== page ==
Thursday, 18 July 2013

Hypocrisy- Penetralia/Osculum Obscenum Re-issue (Album Reviews)


Album Type : Double Album
Date Released: 12/7/2013
Label : Nuclear Blast

Penetralia/Osculum Obscenum Re-issue, tracklisting:

CD 1 – Penetralia (remastered + live bonus)
1 Impotent God
2 Suffering Souls
3 Nightmare
4 Jesus Fall
5 God Is A Lie
6 Left To Rot
7 Burn By The Cross
8 To Escape Is To Die
9 Take The Throne
10 Penetralia
Bonus tracks:
11 Left To Rot (live)
12 God Is A Lie (live)

CD 2 – Osculum Obscenum (remastered + live bonus)
1 Pleasure of Molestation
2 Exclamation of a Necrofag
3 Osculum Obscenum
4 Necronomicon
5 Black Metal (Venom cover song)
6 Inferior Devoties
7 Infant Sacrifices
8 Attachment to the Ancestor
9 Althotas
Bonus tracks:
10 Pleasure Of Molestation (live)
11 Osculum Obscenum (live)
12 Necronomicon (live)

 
Review:
Hypocrisy founder Peter Tagtren had been in Florida prior to the formation of this seminal band. On his return to Sweden and indeed on the re-issued debut Penetralia he brought a US influence to his music. Penetralia is different to the rest of Hypocrisy's canon, for sure. It is much more Florida Death Metal in its sound and approach. Many of the passages echo Obituary or Deicide (in the slow paced sections with solos and ferocious blast sections of each band's work, respectively). In no way does this detract from the quality, however. A re-visit to Penetralia will reveal an excellent DM band playing in a more advanced way than many of their peers in 1992.

Naturally, listening to this over twenty years after its release, the ferocity of the record blends in with more modern releases, but back in '92 this must have sounded very, very extreme indeed. The riffs are stellar, the classic DM time feels are in full effect and the whole thing sounds very... professional. The production certainly holds up. Listened to through headphones, the mix is clear- you can pick out each instrument with the drums being particularly panoramic.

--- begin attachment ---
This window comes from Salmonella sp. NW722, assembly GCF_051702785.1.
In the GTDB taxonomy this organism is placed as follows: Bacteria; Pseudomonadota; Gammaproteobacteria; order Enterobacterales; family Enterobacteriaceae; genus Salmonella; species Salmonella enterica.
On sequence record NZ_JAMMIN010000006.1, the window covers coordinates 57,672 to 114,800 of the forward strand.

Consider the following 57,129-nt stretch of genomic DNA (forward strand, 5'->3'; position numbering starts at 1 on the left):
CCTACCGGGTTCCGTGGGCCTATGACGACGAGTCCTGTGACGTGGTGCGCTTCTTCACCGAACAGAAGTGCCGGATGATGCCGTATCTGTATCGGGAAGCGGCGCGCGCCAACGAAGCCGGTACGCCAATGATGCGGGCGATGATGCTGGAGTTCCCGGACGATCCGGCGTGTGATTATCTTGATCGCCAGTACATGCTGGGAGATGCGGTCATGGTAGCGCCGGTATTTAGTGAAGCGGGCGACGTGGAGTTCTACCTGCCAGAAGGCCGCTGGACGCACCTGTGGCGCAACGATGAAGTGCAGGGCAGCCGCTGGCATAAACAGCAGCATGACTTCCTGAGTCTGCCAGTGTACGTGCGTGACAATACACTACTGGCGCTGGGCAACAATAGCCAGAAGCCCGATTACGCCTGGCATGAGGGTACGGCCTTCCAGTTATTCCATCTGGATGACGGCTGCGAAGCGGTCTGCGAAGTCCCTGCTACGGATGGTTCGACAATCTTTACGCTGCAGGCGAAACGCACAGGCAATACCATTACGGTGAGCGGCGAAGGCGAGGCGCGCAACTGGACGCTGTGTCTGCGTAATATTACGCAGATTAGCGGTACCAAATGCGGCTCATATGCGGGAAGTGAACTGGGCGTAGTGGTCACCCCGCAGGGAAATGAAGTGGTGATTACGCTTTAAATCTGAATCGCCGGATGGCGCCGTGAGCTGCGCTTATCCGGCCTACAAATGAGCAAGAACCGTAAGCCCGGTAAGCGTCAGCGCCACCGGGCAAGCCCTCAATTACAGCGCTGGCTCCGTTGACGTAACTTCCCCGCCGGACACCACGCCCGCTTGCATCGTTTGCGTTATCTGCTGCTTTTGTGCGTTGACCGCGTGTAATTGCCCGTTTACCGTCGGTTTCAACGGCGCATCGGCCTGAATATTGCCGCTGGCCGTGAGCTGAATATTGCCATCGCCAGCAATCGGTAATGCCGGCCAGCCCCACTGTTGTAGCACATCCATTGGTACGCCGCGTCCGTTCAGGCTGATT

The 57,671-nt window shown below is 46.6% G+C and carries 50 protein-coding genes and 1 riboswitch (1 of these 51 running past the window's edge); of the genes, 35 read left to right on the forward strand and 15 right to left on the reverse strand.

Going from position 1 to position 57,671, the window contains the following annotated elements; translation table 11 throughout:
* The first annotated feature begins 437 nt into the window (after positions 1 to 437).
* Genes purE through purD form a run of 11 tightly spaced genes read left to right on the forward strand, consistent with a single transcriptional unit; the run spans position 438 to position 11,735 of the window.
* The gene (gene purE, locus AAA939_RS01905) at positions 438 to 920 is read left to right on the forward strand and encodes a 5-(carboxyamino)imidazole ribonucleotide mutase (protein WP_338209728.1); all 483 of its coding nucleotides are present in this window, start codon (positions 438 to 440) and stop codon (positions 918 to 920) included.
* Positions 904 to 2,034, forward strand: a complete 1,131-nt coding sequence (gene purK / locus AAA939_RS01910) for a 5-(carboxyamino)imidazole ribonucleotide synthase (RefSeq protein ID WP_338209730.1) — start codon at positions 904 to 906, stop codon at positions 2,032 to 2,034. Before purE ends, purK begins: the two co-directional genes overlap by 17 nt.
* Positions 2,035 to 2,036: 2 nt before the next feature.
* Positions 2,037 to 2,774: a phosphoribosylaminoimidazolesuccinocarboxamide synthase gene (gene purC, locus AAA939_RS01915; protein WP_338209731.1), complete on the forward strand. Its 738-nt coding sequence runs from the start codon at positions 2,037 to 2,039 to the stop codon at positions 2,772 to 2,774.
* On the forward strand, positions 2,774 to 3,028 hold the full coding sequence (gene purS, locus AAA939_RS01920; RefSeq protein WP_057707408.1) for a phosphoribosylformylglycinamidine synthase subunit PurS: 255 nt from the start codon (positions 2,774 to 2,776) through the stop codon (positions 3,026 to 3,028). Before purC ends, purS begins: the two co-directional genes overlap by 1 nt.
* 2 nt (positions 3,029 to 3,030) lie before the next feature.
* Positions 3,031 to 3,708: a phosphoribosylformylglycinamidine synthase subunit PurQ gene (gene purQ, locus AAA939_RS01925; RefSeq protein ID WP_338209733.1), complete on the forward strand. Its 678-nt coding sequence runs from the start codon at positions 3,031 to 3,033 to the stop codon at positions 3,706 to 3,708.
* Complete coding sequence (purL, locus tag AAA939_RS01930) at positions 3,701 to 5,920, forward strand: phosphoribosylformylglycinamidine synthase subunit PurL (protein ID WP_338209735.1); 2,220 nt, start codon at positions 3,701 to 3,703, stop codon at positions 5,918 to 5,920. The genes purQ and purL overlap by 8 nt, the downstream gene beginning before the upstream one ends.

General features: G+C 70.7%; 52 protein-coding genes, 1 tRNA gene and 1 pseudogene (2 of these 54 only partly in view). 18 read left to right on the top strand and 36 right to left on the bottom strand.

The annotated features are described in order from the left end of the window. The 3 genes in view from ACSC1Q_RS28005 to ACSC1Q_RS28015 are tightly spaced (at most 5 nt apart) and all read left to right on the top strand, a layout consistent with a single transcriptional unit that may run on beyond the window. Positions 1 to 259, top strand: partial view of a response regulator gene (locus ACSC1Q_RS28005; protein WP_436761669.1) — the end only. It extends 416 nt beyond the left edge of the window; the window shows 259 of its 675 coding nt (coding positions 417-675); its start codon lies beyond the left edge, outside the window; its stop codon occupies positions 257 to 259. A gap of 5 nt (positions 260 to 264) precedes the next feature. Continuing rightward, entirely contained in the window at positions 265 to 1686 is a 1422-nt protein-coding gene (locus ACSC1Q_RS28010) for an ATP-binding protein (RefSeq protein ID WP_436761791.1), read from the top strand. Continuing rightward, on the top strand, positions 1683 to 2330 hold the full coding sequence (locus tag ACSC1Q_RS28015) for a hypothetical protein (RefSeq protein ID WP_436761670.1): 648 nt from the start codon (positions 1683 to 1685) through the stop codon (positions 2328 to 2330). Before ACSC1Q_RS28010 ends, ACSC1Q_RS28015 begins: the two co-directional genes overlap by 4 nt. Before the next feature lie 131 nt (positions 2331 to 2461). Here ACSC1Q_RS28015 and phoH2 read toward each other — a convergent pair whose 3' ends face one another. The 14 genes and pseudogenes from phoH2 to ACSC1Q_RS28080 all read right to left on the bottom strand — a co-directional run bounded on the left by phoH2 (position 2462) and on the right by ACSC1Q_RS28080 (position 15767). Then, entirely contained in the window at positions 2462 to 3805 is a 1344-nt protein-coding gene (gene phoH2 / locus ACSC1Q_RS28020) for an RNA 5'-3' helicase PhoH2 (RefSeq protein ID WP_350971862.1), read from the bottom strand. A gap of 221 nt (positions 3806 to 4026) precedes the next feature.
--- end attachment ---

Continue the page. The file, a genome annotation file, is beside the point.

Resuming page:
The band show dexterous skill throughout- bear in mind that there was no pro-tools available way back when. I very much doubt any click tracks were used or even tape cut to splice things together. I suspect that most of this was recorded as separate tracking but one continuous take for each song. A testament to real musicianship and good old fashioned rehearsing, then. There are more forward thinking moments to be had too- keyboards over more atmospheric sections, lead breaks and melodies as riffs.

The lyrics are standard death fare (blasphemy and so on) at this point in Hypocrisy's career- the extra terrestrial themes would come later. Overall, Penetralia makes for an engaging listen over twenty one years after its release. How many death metal debuts can that be said of outside the very biggest bands of the genre? (no need to start listing The Ten Commandments, Like an Everflowing Stream and so on!)

Osculum Obscenum was released in 1993- a mere year after the debut and it represents a definite evolution of Hypocrisy's sound. A dark keyboard intro is only the start. The band really finds their feet on this album as a DM act with a difference- there are BM influences here and there, samples, keyboards and so on. The blasts are faster, the production excellent and the band shifts through the gears very deftly indeed. The album represents not so much the old school as the modern DM sound of today- astonishing considering its twenty year vintage. The bass drums clack convincingly, the guitars (Hypocrisy were now a four piece) are very tight and the riffing brutal. Even the bass is well audible in the mix. Again, the professionalism will strike you on this album as it did on Penetralia. I cannot imagine that Hypocrisy were dealing with vast budgets for recording so the quality on display here is again evidence of serious rehearsing, time on the road and a desire to push the boundaries of the genre.  Pleasingly, the band still do this today- their latest effort (which I reviewed back in May) is absolutely superb. As a bonus the two albums are bookended by live tracks which work well as snap shots of a time and place.

If you want some top quality death metal from the genre's heyday but with a modern approach and good production then look no further. You get a two disc set with live bonuses for your money- for the musical historian it is a nice time capsule and very pleasing that the albums from the right era have been paired. Hypocrisy were, and still are, the real deal so why not start at the beginning and pick this up?

Words by : Richard Maw

As ever, show your support to the band by checking them out at the various links.  You can buy the double CD package as well as remastered vinyl here.  Thanks to Lottie and Holly at Nuclear Blast UK


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